Apr 1, 2002 10:16 AM
|I recently had a bike fitting done with my existing bike. The fitter moved my seat back quite a bit in order to get my knee cap plumb with the pedal, when the pedal was in the horizontal position. He said my previous position was not allowing the lower quads to develop. I've ridden maybe 100 miles with the new position and have now developed a significant pain on the outside of my right knee. It starts to hurt ~15 miles into a ride and mostly on the down stroke. Is it possible this pain is due to being further back on the bike, or is it just conicidence?. Am I working my lower quad in a way I wasn't before? and might this qo away as the strength in various muscles evens out? |
|re: Knee pain||mtnpat|
Apr 1, 2002 10:43 AM
|It is entirely possible! Fit is everything, and changing your position on the bike can cause your body to work in a much different way. Whether "it" will go away or not, only time will tell.
In the meantime, stretch, stretch, stretch (only after warming up of course).
Please let us know how it goes.
|re: Knee pain||gtx|
Apr 1, 2002 11:13 AM
|here's an article for you on KOPS.
Regarding knee pain--pain is not good. I'd switch back to what feels right to you.
|re: Knee pain||jschrotz|
Apr 1, 2002 11:23 AM
|IMO, your position shouldn't have been changed all at once. If the fore/aft position of the saddle needed a significant shift, you should have made small incremental changes every two weeks or so until you arrive at your goal position. Big and sudden changes in position tend to have negative consequences, but a slow gradual shift in position will allow your body to adapt w/out any or much pain.|
Apr 1, 2002 3:07 PM
|any significant change in position must be done in 1-2mm increments at a time. Suggest that you move your saddle back to where it was, then move it a couple of mm every week or so. Meanwhile, go easy, ice, and stretch. Knee pain is nothing to fool around with.
|re: Knee pain||Stampertje|
Apr 2, 2002 2:57 AM
|The sports doc suggested that my ITBFS may have been caused by too much setback. I readjusted my saddle to minimize tension on the outside of the knee, which meant down and forward. For god's sake, be careful with your fit - I lost the entire winter. (I did my first two rides of the year this weekend, 45 minutes max, on the fixte. Doc says that shouldn't be a problem.)|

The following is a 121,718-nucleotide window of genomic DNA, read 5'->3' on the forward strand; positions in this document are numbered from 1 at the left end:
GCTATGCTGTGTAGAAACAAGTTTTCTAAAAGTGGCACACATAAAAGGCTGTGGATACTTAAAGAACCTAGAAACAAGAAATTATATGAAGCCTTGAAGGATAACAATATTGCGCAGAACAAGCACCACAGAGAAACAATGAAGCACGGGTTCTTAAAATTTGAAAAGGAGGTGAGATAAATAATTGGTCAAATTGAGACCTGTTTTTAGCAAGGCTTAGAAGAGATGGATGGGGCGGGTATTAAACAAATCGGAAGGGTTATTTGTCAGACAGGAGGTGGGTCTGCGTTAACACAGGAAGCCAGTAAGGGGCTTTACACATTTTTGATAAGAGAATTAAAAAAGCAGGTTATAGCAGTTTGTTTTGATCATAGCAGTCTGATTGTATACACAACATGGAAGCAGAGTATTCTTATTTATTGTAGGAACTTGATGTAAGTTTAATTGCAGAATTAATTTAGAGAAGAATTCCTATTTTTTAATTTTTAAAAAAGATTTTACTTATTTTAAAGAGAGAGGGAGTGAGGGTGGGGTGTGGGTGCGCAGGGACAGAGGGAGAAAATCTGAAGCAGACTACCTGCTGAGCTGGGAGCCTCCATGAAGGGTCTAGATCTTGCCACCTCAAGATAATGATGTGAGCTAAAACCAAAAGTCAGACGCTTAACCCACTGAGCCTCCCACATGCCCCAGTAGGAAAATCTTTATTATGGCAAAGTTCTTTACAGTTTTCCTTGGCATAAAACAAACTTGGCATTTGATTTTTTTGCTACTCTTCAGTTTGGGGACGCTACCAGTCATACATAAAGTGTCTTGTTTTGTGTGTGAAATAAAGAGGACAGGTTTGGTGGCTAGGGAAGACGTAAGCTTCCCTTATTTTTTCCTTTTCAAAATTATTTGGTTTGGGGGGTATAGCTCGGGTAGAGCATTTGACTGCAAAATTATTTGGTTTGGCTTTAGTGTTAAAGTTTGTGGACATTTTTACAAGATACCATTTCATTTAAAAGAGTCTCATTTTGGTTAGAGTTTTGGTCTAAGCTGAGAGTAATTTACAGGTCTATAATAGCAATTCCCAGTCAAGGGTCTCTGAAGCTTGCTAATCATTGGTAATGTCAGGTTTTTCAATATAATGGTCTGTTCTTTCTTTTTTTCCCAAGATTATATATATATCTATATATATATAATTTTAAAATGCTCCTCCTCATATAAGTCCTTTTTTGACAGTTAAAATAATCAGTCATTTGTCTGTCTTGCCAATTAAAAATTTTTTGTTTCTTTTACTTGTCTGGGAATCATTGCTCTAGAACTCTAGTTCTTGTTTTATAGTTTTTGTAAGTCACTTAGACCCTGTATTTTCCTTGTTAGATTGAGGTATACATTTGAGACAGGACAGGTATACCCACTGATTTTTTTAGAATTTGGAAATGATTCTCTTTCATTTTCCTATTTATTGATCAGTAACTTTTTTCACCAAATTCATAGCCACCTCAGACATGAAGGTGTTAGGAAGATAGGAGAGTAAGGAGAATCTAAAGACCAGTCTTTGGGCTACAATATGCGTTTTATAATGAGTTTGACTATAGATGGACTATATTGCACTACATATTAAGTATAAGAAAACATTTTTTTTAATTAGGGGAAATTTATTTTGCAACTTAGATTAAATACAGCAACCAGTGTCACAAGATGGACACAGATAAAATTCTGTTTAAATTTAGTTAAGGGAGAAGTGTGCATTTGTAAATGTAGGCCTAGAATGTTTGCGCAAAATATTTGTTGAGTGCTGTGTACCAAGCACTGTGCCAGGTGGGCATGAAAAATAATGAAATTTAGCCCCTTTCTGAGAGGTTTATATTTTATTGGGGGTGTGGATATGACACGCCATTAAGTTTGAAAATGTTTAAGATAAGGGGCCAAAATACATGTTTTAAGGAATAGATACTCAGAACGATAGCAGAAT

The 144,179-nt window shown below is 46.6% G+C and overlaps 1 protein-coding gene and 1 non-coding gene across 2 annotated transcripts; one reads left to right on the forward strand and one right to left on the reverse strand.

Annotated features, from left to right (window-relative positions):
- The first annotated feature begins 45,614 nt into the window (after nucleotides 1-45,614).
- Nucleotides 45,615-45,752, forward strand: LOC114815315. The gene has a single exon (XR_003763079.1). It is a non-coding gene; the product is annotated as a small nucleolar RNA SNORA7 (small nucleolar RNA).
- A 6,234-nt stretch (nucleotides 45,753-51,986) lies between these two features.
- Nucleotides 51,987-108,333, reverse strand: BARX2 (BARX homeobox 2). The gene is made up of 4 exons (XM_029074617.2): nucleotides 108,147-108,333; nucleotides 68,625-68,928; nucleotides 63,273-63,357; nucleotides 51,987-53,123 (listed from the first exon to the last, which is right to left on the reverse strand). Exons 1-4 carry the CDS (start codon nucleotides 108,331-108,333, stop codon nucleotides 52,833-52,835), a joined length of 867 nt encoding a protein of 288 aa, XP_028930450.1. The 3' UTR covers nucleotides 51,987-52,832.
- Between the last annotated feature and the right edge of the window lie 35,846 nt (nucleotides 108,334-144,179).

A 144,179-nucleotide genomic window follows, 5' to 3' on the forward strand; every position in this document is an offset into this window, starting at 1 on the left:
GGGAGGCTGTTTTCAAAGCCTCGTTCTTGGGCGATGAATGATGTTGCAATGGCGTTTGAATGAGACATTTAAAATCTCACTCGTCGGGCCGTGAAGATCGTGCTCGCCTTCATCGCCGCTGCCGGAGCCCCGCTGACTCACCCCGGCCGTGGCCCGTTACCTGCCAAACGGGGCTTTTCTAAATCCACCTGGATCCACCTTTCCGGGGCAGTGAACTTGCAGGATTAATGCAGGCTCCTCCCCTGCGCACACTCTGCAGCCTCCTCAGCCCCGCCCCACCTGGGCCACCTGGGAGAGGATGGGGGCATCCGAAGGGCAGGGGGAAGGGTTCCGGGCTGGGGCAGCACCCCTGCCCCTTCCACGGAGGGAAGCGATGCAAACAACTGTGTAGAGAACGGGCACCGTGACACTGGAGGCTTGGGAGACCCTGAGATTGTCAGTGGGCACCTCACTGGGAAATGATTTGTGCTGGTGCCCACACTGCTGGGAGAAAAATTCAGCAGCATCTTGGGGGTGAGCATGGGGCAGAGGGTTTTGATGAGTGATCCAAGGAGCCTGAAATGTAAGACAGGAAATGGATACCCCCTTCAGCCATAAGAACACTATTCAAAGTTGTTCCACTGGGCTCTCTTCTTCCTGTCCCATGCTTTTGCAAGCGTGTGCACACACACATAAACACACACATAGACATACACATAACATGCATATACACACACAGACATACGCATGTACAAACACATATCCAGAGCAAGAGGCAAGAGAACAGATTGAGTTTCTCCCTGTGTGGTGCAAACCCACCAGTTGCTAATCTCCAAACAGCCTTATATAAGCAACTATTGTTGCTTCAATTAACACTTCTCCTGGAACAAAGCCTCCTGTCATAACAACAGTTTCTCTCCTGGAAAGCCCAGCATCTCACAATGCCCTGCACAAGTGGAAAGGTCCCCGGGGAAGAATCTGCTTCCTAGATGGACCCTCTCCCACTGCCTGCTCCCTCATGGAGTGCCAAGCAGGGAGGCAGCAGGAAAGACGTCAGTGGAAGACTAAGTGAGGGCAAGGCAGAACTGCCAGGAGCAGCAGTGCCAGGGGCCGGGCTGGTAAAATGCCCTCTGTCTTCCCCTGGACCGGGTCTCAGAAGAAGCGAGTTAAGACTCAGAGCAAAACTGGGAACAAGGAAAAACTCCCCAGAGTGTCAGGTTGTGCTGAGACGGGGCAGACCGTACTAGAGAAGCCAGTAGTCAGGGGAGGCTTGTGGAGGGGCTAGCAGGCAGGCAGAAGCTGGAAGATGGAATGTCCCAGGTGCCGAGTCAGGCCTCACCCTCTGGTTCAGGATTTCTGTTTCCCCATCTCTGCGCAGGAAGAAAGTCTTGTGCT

|re: Knee pain||funknuggets|
Apr 2, 2002 1:53 PM
|Now Im not a doctor, nor do I play one on tv, but I do have a great deal of experience in the sports clinics during my high school and collegiate athletic days. However, this sounds very familiar and the lateral aspect of this pain have me suspecting ITBS.
ITBS is found predominantly in runners and sometimes cyclists and is often associated with sudden changes in training such as a sudden increase in distance or intensity, or change in positioning.
As in your case, the pain from ITBS is felt on the lateral aspect of the knee. The pain may also radiate up the lateral aspect of the thigh or around to the front of the knee. The pain is usually made worse by repetitive flexion and extension movements of the knee. Initially, the pain may only be felt during a ride. If training continues, pain may be felt even at rest.
Your relative positioning over the pedal will differ from person to person and this position will vary from person to person depending on such things as femur length and pedaling style, usually ranging from 4 cm in front to 6 cm behind. As indicated, this dramatic change is affecting your pedal stroke, and likely exaggerating the stress placed where stress was not placed before.
Being too far forward can cause other significant problems as well, including patellar tendonitis, tendonosis and also some high-calf injuries. Use these other riders suggestions regarding gradual moves,but comfortable miles with proper knee-to-pedal alignment will definitely have a more positive impact to your training than a major shift in your seat position.